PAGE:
Delhi High Court: While dealing with an arbitration petition filed under Section 11(6) of the Arbitration and Conciliation Act, 1996 (‘Act of 1996’), the single judge bench of V. Kameswar Rao, J., held that the present petition filed by the petitioner was not maintainable inter se parties, as the issue of appointment of an arbitrator had attained finality with the order passed by Supreme Court in United India Insurance Company Limited v. Antique Art Exports Pvt. Ltd., (2019) 5 SCC 362 (‘Antique Art Export’).
In the matter at hand, the petition was filed by Antique Art Export Pvt. Ltd. (‘petitioner’) as against United India Insurance Company (‘respondent’) for appointment of an Arbitrator to adjudicate the dispute between the parties.
The issue for consideration before the Court was whether the present petitions would be maintainable in view of the fact that petitioner had already filed petitions seeking appointment of an Arbitrator which though allowed by Delhi High Court in 2017, but on a challenge by the respondent before the Supreme Court had been allowed vide a common judgment in 2019, wherein it was held that, no arbitral dispute subsists between the parties, resulting in the Supreme Court setting aside the order of Delhi High Court appointing the Arbitrator. Even the review petition filed by the petitioner seeking review of 2019 common judgment of the Supreme Court was dismissed.
The bench dismissed the contention of the petitioner which stated that since the judgment of Antique Art Export was overruled by Mayavati Trading Pvt Ltd. v. Pradyuat Deb Burman, (2019) 8 SCC 714, the doctrine of res judicate would not be applicable. The Court was of the view that the dispute inter se the parties with regard to the appointment of Arbitrator had attained finality with the decision of the Supreme Court in Antique Art Export. It further stated that the Supreme Court had laid down the correct law and did not declare the Antique Art Export judgment as a nullity thus, making it binding between the parties.
The bench held that the submission of the petitioner that the Supreme Court in Antique Arts Export should have only considered the existence of arbitration agreement as misconceived and was of the view that such cannot be a ground to re-open an issue which was already settled between the parties.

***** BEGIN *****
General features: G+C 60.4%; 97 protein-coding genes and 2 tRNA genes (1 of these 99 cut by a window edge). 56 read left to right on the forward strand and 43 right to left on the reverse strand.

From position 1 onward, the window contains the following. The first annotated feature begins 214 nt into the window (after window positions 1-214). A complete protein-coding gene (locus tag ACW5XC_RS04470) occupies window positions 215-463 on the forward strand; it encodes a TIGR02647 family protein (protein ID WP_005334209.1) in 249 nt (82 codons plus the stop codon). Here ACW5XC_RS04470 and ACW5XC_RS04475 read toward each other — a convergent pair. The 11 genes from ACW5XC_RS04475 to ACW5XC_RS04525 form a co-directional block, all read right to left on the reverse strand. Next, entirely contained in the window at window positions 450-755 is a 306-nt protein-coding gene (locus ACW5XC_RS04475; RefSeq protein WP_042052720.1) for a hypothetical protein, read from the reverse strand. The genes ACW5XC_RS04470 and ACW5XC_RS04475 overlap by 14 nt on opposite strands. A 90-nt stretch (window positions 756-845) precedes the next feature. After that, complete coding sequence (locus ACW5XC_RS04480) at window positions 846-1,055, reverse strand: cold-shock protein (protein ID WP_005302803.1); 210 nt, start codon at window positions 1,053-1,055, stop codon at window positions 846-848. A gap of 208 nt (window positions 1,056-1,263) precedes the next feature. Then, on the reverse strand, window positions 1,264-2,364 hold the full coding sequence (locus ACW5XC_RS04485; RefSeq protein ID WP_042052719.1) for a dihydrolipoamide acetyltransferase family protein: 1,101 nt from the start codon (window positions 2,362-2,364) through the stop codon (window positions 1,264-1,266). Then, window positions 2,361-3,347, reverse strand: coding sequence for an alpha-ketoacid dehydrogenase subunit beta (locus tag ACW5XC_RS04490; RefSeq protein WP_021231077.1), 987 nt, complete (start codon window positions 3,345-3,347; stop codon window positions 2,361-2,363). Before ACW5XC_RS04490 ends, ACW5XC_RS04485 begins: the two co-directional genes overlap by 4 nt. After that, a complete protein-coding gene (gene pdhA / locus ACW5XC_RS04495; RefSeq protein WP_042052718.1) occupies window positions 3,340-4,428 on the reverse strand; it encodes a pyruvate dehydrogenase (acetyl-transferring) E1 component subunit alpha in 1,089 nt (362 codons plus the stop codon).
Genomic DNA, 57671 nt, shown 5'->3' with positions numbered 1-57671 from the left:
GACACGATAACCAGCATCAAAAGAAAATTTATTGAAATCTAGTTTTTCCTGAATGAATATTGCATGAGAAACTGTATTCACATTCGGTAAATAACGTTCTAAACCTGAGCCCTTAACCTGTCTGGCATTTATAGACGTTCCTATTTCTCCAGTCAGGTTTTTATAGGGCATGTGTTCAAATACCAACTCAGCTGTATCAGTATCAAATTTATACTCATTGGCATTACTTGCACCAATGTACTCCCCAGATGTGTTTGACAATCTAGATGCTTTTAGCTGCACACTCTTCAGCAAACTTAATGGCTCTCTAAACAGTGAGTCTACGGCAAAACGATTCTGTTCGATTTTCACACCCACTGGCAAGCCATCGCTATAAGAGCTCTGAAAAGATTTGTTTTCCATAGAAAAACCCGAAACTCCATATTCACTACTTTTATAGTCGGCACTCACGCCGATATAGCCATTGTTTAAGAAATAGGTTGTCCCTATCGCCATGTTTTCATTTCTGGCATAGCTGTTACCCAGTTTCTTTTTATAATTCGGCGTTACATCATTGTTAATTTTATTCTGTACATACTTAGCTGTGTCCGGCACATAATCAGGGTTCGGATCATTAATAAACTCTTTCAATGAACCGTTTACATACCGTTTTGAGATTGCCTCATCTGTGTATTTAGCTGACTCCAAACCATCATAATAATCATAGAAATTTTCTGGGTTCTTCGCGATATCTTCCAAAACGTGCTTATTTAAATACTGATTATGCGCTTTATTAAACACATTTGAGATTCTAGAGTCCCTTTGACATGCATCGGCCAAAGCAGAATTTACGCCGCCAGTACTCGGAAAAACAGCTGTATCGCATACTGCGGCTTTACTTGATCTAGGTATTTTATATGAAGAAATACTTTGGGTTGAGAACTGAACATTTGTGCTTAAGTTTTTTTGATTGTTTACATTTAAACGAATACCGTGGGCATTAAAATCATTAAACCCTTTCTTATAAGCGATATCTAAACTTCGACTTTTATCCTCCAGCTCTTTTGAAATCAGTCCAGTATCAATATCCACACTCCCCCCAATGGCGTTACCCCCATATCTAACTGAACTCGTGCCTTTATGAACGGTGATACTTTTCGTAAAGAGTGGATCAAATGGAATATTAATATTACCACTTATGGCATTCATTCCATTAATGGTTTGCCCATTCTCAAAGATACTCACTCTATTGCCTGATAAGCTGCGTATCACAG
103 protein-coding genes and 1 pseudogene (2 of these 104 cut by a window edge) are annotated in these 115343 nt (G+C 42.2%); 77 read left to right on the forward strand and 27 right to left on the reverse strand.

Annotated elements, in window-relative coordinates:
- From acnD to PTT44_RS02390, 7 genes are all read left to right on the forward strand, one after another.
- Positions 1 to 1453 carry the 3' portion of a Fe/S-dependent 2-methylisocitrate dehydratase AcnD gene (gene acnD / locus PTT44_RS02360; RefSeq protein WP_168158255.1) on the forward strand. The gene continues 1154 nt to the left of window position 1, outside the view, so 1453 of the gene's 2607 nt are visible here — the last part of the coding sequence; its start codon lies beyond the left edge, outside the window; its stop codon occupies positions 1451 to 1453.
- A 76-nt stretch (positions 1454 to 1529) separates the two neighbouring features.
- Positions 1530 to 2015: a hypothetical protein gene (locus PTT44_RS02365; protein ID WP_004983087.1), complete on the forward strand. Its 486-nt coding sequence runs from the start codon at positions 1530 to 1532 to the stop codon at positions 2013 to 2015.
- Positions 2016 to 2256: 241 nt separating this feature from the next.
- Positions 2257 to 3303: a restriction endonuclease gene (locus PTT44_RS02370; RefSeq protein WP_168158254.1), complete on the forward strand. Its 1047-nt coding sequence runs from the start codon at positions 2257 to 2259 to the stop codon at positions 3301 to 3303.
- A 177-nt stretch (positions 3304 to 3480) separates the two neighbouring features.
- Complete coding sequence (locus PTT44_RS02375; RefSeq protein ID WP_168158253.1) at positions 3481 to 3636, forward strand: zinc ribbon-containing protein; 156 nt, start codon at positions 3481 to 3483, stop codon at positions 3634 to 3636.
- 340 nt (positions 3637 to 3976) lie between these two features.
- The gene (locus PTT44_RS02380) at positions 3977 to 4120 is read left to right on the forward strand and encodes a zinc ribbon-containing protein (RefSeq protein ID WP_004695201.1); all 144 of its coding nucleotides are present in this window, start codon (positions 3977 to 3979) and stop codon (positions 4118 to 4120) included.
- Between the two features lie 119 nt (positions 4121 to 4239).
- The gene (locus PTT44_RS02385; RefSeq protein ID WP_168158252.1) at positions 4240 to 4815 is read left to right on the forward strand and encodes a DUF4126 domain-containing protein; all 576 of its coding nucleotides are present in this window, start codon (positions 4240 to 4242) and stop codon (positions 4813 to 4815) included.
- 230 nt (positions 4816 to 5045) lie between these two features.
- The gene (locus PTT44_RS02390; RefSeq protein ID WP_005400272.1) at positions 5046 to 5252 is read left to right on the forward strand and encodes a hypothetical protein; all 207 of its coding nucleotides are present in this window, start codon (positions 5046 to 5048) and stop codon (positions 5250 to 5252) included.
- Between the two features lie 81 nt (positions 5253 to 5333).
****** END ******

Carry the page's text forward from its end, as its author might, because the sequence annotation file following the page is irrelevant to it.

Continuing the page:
The Court further dismissing the argument stated by the petitioner that the Antique Art Export judgment was erroneous and without jurisdiction, in view of Section 11(6)(A) of the Act of 1996 held that the proceedings under the said section would be governed by the principle of res judicata in view of the judgment in Anil v. Rajendra, (2015) 2 SCC 583.
The Court while relying on Anil v Rajendra (Supra) stated that the argument of the petitioner that Section 11 petition was not made to the ‘Court’ withing the meaning of Section 2(1)(e) of the Act of 1996, therefore, not attracting Section 42 of the Act of 1996 was misplaced since the exercise of the power by the High Court or the Supreme Court under Section 11(6) of the Act of 1996 was a judicial function. Thus, the High Court could determine the issue of maintainability including territorial jurisdiction and res judicata.
The Court was of the view that High Court would be within its right to dismiss the petition at the threshold if the petition is not maintainable, otherwise an unacceptable position of law would arise where despite a petition being not maintainable due to lack of territorial jurisdiction would need to be entertained.
The Court was thus of the view that the present petition filed by the petitioner was not maintainable inter se parties, as the issue of appointment of an arbitrator had attained finality with the order passed by Supreme Court in Antique Art Export.
With these observations, the bench dismissed the petition.
[Antique Art Export Pvt. Ltd. v United India Insurance Company Ltd., 2023 SCC OnLine Del 1091, decided on 22-02-2023]
Advocates who appeared in this case:
For the petitioner- Advocate Manish Kaushik and Advocate Ajit Singh;
For the respondent- Advocate Amit Kumar Singh, Advocate K. Enatoli Sema, Advocate Chubalemla Chang and Advocate Tavikato Achumi;
Judgment Authored by Justice V. Kameswar Rao.